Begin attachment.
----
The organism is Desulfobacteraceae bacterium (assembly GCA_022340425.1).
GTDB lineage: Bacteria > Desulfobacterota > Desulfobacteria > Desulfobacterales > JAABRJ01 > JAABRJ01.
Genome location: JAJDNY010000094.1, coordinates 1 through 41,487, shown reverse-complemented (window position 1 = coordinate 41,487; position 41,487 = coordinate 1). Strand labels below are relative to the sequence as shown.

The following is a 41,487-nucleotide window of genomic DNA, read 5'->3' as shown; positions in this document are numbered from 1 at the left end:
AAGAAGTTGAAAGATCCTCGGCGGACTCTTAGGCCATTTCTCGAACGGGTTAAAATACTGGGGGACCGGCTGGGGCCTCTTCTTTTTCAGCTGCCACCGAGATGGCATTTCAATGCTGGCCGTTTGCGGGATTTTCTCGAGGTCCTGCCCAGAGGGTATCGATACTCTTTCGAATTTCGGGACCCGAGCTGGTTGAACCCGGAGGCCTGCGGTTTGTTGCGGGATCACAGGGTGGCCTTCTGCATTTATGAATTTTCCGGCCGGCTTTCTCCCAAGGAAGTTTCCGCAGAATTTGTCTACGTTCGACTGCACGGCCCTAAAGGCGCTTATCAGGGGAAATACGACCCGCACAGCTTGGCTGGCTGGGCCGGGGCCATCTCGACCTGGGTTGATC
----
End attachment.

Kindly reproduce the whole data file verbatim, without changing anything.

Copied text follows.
The organism is Desulfobacteraceae bacterium (assembly GCA_022340425.1).
GTDB lineage: Bacteria > Desulfobacterota > Desulfobacteria > Desulfobacterales > JAABRJ01 > JAABRJ01.
Genome location: JAJDNY010000094.1, coordinates 1 through 41,487, shown reverse-complemented (window position 1 = coordinate 41,487; position 41,487 = coordinate 1). Strand labels below are relative to the sequence as shown.

The following is a 41,487-nucleotide window of genomic DNA, read 5'->3' as shown; positions in this document are numbered from 1 at the left end:
AAGAAGTTGAAAGATCCTCGGCGGACTCTTAGGCCATTTCTCGAACGGGTTAAAATACTGGGGGACCGGCTGGGGCCTCTTCTTTTTCAGCTGCCACCGAGATGGCATTTCAATGCTGGCCGTTTGCGGGATTTTCTCGAGGTCCTGCCCAGAGGGTATCGATACTCTTTCGAATTTCGGGACCCGAGCTGGTTGAACCCGGAGGCCTGCGGTTTGTTGCGGGATCACAGGGTGGCCTTCTGCATTTATGAATTTTCCGGCCGGCTTTCTCCCAAGGAAGTTTCCGCAGAATTTGTCTACGTTCGACTGCACGGCCCTAAAGGCGCTTATCAGGGGAAATACGACCCGCACAGCTTGGCTGGCTGGGCCGGGGCCATCTCGACCTGGGTTGATC